Jerry: What do you think about Eastern Idaho Public Health District lifting the mask mandate for Bonneville County last week?

Carrie: I was disappointed. When they issued the mask mandate on July 21, Bonneville County’s active COVID-19 case rate was 10.3 per 10,000 population. But when they lifted it, it was about the same at 9.9 per 10,000 population.

Jerry Scheid and Carrie Scheid

Jerry Scheid and Carrie Scheid

Jerry: When they issued it, the cases were going up. Now they’re decreasing, which is good news.

Carrie: Good point. And EIPH is recommending people continue wearing masks. But it’s a bad time to let down our guard.

Jerry: Why’s that?

Carrie: Because we’re actually starting to win. But we need to buy time to get people vaccinated. And there are two new COVID-19 variants threatening our country that could set us back.

Jerry: I’m no expert on COVID-19, but I learned a lot dealing with serious contagious illness in my cattle business.

Carrie: Like what?

Jerry: Calf scours was a real scourge for us, especially during cold, wet springs. We would separate the sick calves from the healthy, increase hydration and warm straw bedding, and administer antibiotics.

Carrie: OK, but how does that connect to the mask mandate?

Jerry: When we saw our efforts were paying off, we doubled down on what we were doing. As a result, we greatly reduced our losses. The same goes for wearing a mask. Now that we’re making progress, it’s no time to let up the fight.

Carrie: So why do you think the EIPH lifted the mask mandate for Bonneville County?

Jerry: It’s political. The EIPH board is made up of eight county commissioners and one doctor. The doctor was the only one who voted against lifting the mandate. As elected officials, county commissioners worry that unpopular decisions could make them vulnerable at election time.

Carrie: So, why are some people so upset over wearing masks?

Jerry: It started when the federal government initially told people masks didn’t help much protecting you from virus transmission. Apparently, they were concerned that health care professionals wouldn’t get access to masks if there was a run on them by the general population.

Carrie: Then they reversed course, which created a lot of confusion.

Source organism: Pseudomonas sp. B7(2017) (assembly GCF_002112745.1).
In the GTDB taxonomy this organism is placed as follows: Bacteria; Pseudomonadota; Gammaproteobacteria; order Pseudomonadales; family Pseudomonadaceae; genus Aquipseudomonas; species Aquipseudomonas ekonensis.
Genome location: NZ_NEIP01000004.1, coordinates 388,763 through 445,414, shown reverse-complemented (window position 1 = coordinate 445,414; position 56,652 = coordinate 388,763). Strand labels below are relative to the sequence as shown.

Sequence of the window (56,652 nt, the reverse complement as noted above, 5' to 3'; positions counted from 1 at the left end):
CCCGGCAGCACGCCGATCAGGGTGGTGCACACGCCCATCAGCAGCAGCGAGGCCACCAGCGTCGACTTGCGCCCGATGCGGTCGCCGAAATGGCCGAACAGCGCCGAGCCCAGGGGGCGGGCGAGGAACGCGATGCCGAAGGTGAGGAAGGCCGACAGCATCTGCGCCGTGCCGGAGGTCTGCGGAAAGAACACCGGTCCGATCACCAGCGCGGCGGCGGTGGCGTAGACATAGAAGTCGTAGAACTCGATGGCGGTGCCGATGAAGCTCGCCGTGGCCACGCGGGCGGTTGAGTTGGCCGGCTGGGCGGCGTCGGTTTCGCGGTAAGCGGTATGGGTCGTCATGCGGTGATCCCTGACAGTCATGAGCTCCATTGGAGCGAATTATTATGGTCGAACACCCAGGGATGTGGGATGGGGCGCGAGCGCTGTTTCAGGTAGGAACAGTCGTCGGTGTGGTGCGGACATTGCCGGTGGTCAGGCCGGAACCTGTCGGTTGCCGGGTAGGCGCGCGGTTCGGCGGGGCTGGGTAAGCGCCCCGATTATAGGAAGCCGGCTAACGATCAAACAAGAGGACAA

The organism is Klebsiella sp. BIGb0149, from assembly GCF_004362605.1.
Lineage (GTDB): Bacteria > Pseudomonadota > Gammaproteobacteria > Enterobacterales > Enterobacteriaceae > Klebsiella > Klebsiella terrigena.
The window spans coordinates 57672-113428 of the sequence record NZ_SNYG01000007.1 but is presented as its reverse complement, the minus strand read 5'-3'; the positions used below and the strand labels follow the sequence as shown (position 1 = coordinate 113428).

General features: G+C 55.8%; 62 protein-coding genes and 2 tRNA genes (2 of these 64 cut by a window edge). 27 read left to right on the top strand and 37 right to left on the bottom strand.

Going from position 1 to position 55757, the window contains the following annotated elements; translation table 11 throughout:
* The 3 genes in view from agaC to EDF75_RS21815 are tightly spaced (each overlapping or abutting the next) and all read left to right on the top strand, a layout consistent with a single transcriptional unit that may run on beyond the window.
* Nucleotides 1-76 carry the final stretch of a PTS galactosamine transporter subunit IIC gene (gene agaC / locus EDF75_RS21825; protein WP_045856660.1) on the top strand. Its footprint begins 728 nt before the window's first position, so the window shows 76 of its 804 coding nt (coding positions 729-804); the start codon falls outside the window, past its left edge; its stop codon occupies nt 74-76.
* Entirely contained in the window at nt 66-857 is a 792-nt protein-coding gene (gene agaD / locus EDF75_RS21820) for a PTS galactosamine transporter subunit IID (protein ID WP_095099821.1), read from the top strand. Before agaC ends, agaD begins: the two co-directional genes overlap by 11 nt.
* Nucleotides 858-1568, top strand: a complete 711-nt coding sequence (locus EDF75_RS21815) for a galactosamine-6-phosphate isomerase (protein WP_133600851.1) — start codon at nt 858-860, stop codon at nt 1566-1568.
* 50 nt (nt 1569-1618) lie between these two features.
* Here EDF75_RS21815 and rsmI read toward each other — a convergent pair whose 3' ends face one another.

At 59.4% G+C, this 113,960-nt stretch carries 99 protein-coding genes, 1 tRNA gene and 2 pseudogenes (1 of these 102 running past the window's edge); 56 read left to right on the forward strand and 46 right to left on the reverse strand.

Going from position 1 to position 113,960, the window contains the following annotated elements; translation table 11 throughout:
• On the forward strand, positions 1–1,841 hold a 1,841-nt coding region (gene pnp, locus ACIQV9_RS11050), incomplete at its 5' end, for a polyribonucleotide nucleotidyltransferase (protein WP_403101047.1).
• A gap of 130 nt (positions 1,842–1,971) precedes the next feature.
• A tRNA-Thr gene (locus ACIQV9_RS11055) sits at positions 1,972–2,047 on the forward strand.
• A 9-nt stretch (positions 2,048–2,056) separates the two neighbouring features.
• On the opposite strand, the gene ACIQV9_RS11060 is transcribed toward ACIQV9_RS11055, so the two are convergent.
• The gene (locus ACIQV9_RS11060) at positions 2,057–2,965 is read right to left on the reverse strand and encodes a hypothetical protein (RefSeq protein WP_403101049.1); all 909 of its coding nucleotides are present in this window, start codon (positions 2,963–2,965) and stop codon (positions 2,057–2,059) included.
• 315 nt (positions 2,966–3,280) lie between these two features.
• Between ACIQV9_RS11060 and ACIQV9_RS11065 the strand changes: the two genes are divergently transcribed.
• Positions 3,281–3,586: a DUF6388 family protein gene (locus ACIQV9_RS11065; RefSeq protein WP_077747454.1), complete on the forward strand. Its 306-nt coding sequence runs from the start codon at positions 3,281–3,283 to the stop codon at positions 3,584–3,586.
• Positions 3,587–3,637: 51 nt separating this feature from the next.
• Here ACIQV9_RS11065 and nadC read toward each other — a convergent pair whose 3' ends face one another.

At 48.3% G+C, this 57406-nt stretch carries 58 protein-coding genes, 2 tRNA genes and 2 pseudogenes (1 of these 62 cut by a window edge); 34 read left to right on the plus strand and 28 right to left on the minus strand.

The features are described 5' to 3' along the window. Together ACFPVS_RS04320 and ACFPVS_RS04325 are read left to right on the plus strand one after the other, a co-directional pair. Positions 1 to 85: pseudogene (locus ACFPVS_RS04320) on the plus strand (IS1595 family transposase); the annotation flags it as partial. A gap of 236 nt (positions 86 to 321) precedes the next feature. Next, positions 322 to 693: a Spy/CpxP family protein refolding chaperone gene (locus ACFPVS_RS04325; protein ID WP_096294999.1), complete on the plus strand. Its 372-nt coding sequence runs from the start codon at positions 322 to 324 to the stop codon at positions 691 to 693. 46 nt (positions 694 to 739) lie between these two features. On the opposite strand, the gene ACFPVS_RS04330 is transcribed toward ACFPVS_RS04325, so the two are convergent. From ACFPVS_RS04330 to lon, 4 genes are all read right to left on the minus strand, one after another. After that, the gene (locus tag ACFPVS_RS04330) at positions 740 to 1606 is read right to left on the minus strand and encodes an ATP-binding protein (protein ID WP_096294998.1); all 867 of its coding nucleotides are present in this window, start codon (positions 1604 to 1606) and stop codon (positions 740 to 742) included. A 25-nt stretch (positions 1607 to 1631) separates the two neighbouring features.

Jerry: Equally bad, President Trump, for the most part, refused to wear masks and belittled people who wore them. He politicized what should have been a simple method for reducing the spread of the virus.

Carrie: On social media posts, some say requiring masks is an attack on their personal freedom. Why is it such a big deal to wear a piece of cloth over your lower face to reduce the risk of transmitting a deadly virus?

Jerry: Apparently some are worried big government is trying to control their daily lives. And they resent that. Others, like QAnon followers, believe certain mainstream establishment leaders and celebrities are part of a “secret pedophile cabal” seeking to steal their freedoms.

Carrie: Some Idaho legislators, like northern Idaho Rep. Heather Scott, claimed the pandemic is a hoax. And some anti-vacciners claim the government is plotting to use vaccines to inject microchips into our arms to control us. Unfortunately, people actually believe this nonsense.

Jerry: I wish the EIPH board would reconsider their decision. At the grocery store earlier this week, I already noticed more people weren’t wearing masks.

Carrie: I’m not surprised.

Jerry: I must admit I get a cheap thrill wearing a mask when I go into the bank or liquor store.

Carrie: In all seriousness, this is not the time to stop wearing masks. As someone once said, “It’s indifference and ignorance that stops people from doing the right thing.”

Jerry is a retired farmer/rancher and native Idahoan. Carrie is a retired nonprofit administrator.